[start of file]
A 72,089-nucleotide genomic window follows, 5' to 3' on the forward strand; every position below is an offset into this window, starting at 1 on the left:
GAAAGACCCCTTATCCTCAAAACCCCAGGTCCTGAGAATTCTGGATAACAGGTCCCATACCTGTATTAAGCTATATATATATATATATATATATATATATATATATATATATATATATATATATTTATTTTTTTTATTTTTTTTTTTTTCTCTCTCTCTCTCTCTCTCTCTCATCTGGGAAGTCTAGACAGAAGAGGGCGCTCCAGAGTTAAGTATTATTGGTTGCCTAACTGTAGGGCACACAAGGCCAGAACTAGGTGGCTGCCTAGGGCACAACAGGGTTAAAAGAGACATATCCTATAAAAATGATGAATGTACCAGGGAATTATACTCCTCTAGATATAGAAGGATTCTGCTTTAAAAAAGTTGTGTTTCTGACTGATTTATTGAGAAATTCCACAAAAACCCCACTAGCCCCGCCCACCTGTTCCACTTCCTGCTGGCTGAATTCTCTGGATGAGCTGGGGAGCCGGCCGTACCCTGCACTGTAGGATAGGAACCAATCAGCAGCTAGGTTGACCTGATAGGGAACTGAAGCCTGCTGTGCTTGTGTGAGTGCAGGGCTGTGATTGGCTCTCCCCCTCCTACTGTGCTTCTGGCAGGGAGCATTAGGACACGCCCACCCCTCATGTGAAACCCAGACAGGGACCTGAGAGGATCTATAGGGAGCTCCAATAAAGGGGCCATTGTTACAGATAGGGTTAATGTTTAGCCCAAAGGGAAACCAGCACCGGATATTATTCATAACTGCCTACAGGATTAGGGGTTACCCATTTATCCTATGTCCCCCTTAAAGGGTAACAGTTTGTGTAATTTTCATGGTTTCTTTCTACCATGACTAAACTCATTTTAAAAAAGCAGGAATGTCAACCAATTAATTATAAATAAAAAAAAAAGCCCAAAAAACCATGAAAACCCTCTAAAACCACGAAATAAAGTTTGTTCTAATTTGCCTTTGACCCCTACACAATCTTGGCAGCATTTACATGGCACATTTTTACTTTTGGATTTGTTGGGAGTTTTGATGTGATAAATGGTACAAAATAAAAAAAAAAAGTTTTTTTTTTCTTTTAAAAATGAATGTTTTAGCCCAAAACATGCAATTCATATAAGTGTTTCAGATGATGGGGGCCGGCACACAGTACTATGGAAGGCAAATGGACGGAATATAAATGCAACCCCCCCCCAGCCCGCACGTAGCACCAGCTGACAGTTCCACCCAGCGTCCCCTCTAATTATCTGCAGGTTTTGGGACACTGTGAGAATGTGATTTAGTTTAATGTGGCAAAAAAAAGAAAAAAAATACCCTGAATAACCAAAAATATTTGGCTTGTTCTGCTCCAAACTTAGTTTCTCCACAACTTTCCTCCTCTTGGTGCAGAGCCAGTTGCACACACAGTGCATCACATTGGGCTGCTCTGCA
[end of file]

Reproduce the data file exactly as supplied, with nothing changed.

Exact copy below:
A 72,089-nucleotide genomic window follows, 5' to 3' on the forward strand; every position below is an offset into this window, starting at 1 on the left:
GAAAGACCCCTTATCCTCAAAACCCCAGGTCCTGAGAATTCTGGATAACAGGTCCCATACCTGTATTAAGCTATATATATATATATATATATATATATATATATATATATATATATATATATATTTATTTTTTTTATTTTTTTTTTTTTCTCTCTCTCTCTCTCTCTCTCTCATCTGGGAAGTCTAGACAGAAGAGGGCGCTCCAGAGTTAAGTATTATTGGTTGCCTAACTGTAGGGCACACAAGGCCAGAACTAGGTGGCTGCCTAGGGCACAACAGGGTTAAAAGAGACATATCCTATAAAAATGATGAATGTACCAGGGAATTATACTCCTCTAGATATAGAAGGATTCTGCTTTAAAAAAGTTGTGTTTCTGACTGATTTATTGAGAAATTCCACAAAAACCCCACTAGCCCCGCCCACCTGTTCCACTTCCTGCTGGCTGAATTCTCTGGATGAGCTGGGGAGCCGGCCGTACCCTGCACTGTAGGATAGGAACCAATCAGCAGCTAGGTTGACCTGATAGGGAACTGAAGCCTGCTGTGCTTGTGTGAGTGCAGGGCTGTGATTGGCTCTCCCCCTCCTACTGTGCTTCTGGCAGGGAGCATTAGGACACGCCCACCCCTCATGTGAAACCCAGACAGGGACCTGAGAGGATCTATAGGGAGCTCCAATAAAGGGGCCATTGTTACAGATAGGGTTAATGTTTAGCCCAAAGGGAAACCAGCACCGGATATTATTCATAACTGCCTACAGGATTAGGGGTTACCCATTTATCCTATGTCCCCCTTAAAGGGTAACAGTTTGTGTAATTTTCATGGTTTCTTTCTACCATGACTAAACTCATTTTAAAAAAGCAGGAATGTCAACCAATTAATTATAAATAAAAAAAAAAGCCCAAAAAACCATGAAAACCCTCTAAAACCACGAAATAAAGTTTGTTCTAATTTGCCTTTGACCCCTACACAATCTTGGCAGCATTTACATGGCACATTTTTACTTTTGGATTTGTTGGGAGTTTTGATGTGATAAATGGTACAAAATAAAAAAAAAAAGTTTTTTTTTTCTTTTAAAAATGAATGTTTTAGCCCAAAACATGCAATTCATATAAGTGTTTCAGATGATGGGGGCCGGCACACAGTACTATGGAAGGCAAATGGACGGAATATAAATGCAACCCCCCCCCAGCCCGCACGTAGCACCAGCTGACAGTTCCACCCAGCGTCCCCTCTAATTATCTGCAGGTTTTGGGACACTGTGAGAATGTGATTTAGTTTAATGTGGCAAAAAAAAGAAAAAAAATACCCTGAATAACCAAAAATATTTGGCTTGTTCTGCTCCAAACTTAGTTTCTCCACAACTTTCCTCCTCTTGGTGCAGAGCCAGTTGCACACACAGTGCATCACATTGGGCTGCTCTGCA